Second, with regard to the specific case of the human soul, on the ground that if the intellectual soul were made of matter, then it could only know individual things and not universal things. Consider by way of illustration the senses of the human body: First, they can only sense physical things; and second, they can only “know” the specific thing that they are sensing at any given time. That is, they can’t know universal things. They can sense this dog, but have no way of sensing universal dog-ness.

St. Thomas explains that “whatever is received into something is received according to the mode of the recipient”. Physical sensations are received according to the mode of the sense which is doing the sensing. Thus, a dog is received into the eye only insofar as it reflects light. It is received into the sense of touch only insofar as it has a surface which may be touched. Same with the other senses.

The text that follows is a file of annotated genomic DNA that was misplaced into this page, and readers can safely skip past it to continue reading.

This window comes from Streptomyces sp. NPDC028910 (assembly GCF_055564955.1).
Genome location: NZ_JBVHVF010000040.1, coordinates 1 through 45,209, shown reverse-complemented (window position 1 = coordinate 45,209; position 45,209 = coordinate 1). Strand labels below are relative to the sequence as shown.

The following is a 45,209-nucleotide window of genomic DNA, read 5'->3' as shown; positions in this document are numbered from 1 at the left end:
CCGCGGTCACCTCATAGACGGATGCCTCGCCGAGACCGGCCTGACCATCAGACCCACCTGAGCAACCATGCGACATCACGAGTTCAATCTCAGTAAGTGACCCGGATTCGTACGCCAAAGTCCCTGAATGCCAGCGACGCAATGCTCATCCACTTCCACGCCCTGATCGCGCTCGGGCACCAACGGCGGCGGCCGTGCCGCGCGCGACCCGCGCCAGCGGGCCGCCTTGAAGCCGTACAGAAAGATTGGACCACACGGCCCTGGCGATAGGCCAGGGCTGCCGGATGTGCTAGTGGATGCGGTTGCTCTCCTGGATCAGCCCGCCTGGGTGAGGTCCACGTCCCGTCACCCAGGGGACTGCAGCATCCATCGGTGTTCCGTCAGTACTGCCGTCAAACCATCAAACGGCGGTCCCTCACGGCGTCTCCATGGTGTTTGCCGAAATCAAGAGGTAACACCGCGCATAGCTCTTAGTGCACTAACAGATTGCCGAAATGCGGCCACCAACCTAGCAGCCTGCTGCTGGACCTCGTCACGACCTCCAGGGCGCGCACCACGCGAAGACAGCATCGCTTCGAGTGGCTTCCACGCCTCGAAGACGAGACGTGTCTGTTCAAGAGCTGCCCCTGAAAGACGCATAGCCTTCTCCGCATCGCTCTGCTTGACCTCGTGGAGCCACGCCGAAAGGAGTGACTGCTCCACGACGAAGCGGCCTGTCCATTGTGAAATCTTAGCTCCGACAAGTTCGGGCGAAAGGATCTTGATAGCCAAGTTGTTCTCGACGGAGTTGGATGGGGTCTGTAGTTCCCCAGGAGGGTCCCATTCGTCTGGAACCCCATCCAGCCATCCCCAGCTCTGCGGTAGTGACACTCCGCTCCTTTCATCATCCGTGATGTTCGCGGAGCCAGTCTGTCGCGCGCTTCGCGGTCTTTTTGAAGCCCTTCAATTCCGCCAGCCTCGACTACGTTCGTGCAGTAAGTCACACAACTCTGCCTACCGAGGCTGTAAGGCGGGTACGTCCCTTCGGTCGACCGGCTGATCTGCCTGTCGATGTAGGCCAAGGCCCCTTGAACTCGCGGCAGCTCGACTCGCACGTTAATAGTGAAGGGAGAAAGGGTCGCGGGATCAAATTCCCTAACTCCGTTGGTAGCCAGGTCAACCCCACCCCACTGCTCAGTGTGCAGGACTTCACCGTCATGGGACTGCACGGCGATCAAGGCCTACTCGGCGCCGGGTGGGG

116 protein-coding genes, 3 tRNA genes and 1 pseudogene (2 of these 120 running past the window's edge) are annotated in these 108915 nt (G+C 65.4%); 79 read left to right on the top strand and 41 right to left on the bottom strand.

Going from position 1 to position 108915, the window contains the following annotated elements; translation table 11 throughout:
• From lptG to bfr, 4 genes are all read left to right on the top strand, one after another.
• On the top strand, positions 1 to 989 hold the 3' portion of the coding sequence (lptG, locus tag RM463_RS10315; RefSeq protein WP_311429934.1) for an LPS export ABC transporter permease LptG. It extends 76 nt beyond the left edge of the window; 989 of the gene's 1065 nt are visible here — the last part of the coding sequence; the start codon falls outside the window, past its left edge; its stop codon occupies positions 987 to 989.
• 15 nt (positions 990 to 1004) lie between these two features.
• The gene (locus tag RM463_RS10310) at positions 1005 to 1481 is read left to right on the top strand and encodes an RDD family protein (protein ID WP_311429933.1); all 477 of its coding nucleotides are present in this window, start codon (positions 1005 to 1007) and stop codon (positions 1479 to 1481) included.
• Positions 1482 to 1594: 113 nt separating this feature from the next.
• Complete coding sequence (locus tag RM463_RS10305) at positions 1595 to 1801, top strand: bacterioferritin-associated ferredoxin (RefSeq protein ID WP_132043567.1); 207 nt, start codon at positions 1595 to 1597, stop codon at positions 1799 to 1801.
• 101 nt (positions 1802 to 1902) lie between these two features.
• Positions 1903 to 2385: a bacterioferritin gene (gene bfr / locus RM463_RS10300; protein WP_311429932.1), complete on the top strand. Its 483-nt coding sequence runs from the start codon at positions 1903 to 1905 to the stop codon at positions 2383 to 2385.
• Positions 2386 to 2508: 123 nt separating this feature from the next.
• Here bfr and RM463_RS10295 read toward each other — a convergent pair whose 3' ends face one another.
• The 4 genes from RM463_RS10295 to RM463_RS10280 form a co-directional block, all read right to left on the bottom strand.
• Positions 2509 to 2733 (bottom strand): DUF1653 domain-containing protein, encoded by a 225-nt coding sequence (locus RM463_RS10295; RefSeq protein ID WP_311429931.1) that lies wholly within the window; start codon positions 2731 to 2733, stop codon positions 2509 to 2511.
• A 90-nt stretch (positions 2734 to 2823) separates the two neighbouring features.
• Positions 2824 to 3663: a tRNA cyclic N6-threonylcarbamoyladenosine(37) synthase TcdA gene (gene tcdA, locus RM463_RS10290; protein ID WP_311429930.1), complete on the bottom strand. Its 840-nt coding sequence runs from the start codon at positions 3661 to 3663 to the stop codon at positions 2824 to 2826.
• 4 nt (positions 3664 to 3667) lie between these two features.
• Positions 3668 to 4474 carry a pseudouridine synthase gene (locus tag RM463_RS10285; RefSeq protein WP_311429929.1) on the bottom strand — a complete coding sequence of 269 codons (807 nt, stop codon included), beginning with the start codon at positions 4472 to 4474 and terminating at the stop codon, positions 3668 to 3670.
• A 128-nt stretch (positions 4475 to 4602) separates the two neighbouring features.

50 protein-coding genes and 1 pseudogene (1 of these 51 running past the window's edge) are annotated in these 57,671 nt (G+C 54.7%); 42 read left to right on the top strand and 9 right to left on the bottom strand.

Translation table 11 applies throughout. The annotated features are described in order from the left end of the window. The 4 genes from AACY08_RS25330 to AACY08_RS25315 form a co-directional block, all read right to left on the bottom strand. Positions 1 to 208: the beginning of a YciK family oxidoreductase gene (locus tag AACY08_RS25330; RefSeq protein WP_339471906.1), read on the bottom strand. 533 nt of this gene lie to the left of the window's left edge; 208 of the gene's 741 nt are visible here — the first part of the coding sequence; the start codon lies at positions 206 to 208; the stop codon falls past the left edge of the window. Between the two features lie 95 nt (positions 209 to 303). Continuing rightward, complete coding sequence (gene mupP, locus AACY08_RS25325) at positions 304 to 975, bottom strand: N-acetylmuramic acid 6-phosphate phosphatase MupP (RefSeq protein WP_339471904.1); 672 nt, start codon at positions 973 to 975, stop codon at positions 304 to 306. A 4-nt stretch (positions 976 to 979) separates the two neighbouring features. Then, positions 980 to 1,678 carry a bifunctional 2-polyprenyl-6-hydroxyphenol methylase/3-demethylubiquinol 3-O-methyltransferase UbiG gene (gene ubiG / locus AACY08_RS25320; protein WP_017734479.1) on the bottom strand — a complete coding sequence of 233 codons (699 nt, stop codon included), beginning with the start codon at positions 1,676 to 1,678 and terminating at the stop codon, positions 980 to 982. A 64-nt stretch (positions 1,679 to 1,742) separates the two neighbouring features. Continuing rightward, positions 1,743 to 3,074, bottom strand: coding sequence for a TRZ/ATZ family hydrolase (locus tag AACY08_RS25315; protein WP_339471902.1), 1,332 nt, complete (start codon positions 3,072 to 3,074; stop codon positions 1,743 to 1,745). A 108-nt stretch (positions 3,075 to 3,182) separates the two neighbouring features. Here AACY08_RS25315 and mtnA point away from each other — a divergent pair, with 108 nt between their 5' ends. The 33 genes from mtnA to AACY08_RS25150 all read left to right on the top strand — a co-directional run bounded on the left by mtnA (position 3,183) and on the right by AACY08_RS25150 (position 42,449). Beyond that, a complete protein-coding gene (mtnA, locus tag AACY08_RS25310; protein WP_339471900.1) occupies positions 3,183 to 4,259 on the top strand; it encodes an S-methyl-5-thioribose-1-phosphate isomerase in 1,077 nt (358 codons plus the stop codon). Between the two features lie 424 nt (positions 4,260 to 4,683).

But what happens when we think of or have knowledge of the concept of dog-ness? In that case the whole dog enters our mind at once, not merely its appearance or texture or smell or sound, but all of it together. And not merely a particular dog, but the essence of dog-ness, by which we recognize any number of physical animals as being the same thing. This is not an individual dog with a specific appearance; it can be either black or white, large or small, longhaired or shorthaired; therefore it’s not a physical thing, since every physical thing has one specific set of physical attributes. A single physical dog is either white or black, but not both, large or small but not both, longhaired or shorthaired, but not both. Whereas the concept of dog-ness allows for variations in all of those attributes as part of the very concept itself.